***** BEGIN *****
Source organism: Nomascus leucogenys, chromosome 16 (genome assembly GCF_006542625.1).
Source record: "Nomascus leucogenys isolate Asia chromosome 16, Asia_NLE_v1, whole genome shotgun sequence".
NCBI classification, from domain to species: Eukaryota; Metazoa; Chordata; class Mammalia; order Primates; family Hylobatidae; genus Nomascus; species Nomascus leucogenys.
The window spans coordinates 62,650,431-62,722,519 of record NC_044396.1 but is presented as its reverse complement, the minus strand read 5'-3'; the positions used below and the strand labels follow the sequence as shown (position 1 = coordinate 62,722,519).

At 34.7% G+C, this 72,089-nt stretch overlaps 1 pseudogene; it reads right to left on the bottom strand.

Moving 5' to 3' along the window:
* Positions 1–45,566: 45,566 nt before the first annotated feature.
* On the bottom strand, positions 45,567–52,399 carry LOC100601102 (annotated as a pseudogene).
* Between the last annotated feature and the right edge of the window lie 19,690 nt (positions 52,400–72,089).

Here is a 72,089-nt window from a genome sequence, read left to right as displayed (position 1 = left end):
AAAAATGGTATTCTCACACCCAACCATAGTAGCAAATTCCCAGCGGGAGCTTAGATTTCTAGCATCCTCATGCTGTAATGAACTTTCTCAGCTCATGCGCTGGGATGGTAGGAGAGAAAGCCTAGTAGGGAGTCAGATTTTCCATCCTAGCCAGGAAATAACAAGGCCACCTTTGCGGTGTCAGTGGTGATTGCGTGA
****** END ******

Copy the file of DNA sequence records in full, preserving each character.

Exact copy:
Source organism: Nomascus leucogenys, chromosome 16 (genome assembly GCF_006542625.1).
Source record: "Nomascus leucogenys isolate Asia chromosome 16, Asia_NLE_v1, whole genome shotgun sequence".
NCBI classification, from domain to species: Eukaryota; Metazoa; Chordata; class Mammalia; order Primates; family Hylobatidae; genus Nomascus; species Nomascus leucogenys.
The window spans coordinates 62,650,431-62,722,519 of record NC_044396.1 but is presented as its reverse complement, the minus strand read 5'-3'; the positions used below and the strand labels follow the sequence as shown (position 1 = coordinate 62,722,519).

At 34.7% G+C, this 72,089-nt stretch overlaps 1 pseudogene; it reads right to left on the bottom strand.

Moving 5' to 3' along the window:
* Positions 1–45,566: 45,566 nt before the first annotated feature.
* On the bottom strand, positions 45,567–52,399 carry LOC100601102 (annotated as a pseudogene).
* Between the last annotated feature and the right edge of the window lie 19,690 nt (positions 52,400–72,089).

Here is a 72,089-nt window from a genome sequence, read left to right as displayed (position 1 = left end):
AAAAATGGTATTCTCACACCCAACCATAGTAGCAAATTCCCAGCGGGAGCTTAGATTTCTAGCATCCTCATGCTGTAATGAACTTTCTCAGCTCATGCGCTGGGATGGTAGGAGAGAAAGCCTAGTAGGGAGTCAGATTTTCCATCCTAGCCAGGAAATAACAAGGCCACCTTTGCGGTGTCAGTGGTGATTGCGTGA